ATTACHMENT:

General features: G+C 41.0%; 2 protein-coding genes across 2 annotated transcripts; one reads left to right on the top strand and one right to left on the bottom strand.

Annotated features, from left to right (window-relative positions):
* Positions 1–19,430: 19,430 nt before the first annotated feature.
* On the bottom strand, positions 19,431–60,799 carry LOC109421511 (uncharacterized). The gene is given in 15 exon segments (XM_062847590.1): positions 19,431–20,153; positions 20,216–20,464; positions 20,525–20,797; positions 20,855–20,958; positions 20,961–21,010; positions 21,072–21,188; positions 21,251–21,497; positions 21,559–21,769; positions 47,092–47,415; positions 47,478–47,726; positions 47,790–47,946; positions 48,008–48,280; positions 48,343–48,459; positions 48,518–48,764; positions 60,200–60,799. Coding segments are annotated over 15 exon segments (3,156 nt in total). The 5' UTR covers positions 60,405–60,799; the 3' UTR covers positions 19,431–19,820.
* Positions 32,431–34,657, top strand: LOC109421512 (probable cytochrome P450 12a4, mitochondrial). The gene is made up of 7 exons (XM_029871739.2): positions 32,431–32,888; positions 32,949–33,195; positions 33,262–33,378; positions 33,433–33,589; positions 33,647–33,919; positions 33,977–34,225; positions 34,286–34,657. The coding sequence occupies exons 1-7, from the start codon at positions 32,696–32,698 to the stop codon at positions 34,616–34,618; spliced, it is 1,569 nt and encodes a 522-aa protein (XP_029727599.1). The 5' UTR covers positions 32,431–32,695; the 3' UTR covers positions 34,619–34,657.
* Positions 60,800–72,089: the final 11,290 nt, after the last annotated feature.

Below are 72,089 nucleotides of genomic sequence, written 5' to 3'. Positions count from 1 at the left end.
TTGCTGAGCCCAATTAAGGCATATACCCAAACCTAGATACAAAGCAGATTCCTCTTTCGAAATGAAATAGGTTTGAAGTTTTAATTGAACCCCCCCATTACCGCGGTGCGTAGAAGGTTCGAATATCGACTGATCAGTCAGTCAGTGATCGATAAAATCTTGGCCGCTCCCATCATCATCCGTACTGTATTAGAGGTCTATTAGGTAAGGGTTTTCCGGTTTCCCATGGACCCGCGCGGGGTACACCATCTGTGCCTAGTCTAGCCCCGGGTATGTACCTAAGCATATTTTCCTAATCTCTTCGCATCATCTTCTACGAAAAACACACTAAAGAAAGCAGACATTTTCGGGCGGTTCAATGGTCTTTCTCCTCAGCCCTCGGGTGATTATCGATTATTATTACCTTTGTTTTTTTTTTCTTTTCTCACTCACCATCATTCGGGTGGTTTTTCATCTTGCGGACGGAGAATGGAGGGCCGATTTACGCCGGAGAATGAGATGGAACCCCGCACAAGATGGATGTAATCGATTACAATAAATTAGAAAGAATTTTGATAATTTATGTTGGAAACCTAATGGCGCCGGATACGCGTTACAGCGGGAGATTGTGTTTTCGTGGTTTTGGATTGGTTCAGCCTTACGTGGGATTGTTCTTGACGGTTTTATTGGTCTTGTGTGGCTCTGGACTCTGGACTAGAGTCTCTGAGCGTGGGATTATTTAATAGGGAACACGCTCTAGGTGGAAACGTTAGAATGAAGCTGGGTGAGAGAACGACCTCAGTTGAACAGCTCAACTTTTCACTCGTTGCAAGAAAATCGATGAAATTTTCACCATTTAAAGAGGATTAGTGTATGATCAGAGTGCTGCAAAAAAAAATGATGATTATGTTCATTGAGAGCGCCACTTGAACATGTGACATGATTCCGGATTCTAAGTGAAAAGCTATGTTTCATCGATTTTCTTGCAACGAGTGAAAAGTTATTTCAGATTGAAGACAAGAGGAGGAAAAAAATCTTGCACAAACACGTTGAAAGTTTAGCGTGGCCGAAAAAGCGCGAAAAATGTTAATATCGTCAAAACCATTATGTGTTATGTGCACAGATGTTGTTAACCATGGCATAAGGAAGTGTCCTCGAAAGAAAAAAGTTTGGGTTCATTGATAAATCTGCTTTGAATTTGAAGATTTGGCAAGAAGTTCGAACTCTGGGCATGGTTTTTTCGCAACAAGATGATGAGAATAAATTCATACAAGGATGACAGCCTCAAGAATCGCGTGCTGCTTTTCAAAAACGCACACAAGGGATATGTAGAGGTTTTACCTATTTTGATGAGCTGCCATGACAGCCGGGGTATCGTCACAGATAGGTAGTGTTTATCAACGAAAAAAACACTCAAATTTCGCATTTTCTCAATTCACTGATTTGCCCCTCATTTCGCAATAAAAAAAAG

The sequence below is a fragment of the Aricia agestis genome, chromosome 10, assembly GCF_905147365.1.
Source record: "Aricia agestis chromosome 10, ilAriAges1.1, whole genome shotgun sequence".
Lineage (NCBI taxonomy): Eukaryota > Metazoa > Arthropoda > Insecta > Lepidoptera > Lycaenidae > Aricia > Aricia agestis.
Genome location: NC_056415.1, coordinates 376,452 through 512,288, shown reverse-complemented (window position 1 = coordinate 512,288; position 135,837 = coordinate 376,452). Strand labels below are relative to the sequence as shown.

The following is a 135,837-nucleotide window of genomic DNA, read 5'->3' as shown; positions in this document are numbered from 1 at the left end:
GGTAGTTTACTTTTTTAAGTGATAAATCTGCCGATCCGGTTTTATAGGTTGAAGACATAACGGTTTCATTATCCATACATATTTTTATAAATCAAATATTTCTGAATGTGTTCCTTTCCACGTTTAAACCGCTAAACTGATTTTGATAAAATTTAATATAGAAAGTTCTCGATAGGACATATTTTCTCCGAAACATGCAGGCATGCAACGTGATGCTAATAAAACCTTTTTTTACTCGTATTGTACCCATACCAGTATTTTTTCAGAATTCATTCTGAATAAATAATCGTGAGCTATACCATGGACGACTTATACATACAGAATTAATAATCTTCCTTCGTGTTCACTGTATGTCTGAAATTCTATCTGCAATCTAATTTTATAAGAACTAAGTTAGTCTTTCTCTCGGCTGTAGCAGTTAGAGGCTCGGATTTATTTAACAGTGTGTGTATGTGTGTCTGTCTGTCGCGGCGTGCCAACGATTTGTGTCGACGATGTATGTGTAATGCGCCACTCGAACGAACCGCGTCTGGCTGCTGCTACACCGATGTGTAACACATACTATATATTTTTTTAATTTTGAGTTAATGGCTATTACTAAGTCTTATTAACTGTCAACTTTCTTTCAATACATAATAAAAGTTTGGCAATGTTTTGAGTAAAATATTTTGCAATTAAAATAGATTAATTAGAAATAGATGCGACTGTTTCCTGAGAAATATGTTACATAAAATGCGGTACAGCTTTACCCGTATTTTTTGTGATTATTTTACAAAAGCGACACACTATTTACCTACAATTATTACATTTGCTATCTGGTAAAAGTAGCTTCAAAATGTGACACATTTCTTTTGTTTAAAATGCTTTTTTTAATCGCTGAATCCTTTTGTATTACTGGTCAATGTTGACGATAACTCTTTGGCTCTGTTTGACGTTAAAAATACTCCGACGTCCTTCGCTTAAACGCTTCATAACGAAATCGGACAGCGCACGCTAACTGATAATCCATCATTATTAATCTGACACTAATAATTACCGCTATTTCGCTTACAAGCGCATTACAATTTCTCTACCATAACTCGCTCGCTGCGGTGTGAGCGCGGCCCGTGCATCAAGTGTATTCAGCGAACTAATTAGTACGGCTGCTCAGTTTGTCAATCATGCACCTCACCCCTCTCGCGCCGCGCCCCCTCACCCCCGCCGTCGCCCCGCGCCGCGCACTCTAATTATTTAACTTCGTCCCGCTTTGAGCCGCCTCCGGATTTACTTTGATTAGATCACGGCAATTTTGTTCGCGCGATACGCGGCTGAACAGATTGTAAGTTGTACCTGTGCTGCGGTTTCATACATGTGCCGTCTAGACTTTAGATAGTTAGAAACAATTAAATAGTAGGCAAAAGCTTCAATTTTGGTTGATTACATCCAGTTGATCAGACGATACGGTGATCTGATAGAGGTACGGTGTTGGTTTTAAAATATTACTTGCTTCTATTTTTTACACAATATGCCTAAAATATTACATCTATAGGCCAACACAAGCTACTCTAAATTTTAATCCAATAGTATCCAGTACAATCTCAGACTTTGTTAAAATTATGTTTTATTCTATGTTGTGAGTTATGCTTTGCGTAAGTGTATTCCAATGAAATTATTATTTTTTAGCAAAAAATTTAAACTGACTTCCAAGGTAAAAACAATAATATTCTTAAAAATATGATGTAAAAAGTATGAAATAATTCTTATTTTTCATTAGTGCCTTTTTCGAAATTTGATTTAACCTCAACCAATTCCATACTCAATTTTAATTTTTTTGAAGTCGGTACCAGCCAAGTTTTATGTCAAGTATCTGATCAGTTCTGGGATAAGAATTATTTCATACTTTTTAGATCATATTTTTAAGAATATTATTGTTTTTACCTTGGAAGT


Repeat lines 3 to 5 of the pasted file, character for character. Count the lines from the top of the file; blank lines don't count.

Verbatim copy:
* Positions 1–19,430: 19,430 nt before the first annotated feature.
* On the bottom strand, positions 19,431–60,799 carry LOC109421511 (uncharacterized). The gene is given in 15 exon segments (XM_062847590.1): positions 19,431–20,153; positions 20,216–20,464; positions 20,525–20,797; positions 20,855–20,958; positions 20,961–21,010; positions 21,072–21,188; positions 21,251–21,497; positions 21,559–21,769; positions 47,092–47,415; positions 47,478–47,726; positions 47,790–47,946; positions 48,008–48,280; positions 48,343–48,459; positions 48,518–48,764; positions 60,200–60,799. Coding segments are annotated over 15 exon segments (3,156 nt in total). The 5' UTR covers positions 60,405–60,799; the 3' UTR covers positions 19,431–19,820.
* Positions 32,431–34,657, top strand: LOC109421512 (probable cytochrome P450 12a4, mitochondrial). The gene is made up of 7 exons (XM_029871739.2): positions 32,431–32,888; positions 32,949–33,195; positions 33,262–33,378; positions 33,433–33,589; positions 33,647–33,919; positions 33,977–34,225; positions 34,286–34,657. The coding sequence occupies exons 1-7, from the start codon at positions 32,696–32,698 to the stop codon at positions 34,616–34,618; spliced, it is 1,569 nt and encodes a 522-aa protein (XP_029727599.1). The 5' UTR covers positions 32,431–32,695; the 3' UTR covers positions 34,619–34,657.